Immune cells that secrete the soluble molecule IL-17 (so called Th17 cells) have been implicated as central to several autoimmune diseases.
However, whether they contribute to the autoimmune disease type 1 diabetes, which is commonly linked to immune cells that secrete the soluble molecule IFN-gamma (so called Th1 cells), has not been clearly determined.
While investigating this in a mouse model of type 1 diabetes, Anne Cooke and colleagues, at the University of Cambridge, United Kingdom, found that highly purified Th17 cells could cause diabetes in NOD/SCID mice, but that they converted to IFN-gamma secreting cells to do this, indicating that Th17 cells show substantial plasticity.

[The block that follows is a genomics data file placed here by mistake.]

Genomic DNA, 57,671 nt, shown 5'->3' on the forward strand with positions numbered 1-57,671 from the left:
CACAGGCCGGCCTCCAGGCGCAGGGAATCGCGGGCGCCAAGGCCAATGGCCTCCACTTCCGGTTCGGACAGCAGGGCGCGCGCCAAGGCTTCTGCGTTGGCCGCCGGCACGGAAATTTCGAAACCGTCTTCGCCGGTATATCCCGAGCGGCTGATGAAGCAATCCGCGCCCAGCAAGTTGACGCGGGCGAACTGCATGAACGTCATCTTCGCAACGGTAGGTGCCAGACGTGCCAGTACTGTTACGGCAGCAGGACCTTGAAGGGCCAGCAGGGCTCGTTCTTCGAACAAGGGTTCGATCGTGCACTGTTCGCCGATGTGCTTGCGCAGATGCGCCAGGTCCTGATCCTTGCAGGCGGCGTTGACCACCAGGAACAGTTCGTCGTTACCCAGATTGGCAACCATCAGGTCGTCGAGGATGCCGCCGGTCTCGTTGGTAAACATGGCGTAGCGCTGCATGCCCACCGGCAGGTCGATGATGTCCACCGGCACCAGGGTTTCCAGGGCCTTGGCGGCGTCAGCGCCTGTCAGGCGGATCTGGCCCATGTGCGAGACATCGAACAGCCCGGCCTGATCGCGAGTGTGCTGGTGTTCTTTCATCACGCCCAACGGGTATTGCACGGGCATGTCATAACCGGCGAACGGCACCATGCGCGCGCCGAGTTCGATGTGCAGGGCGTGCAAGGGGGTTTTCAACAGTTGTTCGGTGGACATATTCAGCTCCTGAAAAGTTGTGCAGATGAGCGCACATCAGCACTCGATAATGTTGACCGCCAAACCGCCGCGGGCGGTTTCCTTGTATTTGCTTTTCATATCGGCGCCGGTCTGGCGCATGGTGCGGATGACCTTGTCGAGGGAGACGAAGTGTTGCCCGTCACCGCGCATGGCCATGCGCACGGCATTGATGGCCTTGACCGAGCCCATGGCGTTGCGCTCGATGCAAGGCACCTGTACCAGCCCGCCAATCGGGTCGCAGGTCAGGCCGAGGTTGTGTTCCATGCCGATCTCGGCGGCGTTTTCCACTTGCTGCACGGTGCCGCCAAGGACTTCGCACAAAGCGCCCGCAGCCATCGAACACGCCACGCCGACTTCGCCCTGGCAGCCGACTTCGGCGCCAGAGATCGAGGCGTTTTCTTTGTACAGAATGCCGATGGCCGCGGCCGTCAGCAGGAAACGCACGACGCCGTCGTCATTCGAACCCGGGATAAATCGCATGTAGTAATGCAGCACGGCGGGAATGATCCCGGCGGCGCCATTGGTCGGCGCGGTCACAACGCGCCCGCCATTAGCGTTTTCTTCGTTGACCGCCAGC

The research appears online, Feb. 2nd, 2009, in the Journal of Clinical Investigation.
- David Bending, Hugo De La Peña, Marc Veldhoen, Jenny M. Phillips, Catherine Uyttenhove, Brigitta Stockinger, Anne Cooke. Highly purified Th17 cells from BDC2.5NOD mice convert into Th1-like cells in NOD/SCID recipient mice. J. Clin. Invest., 2009; DOI: 10.1172/JCI37865
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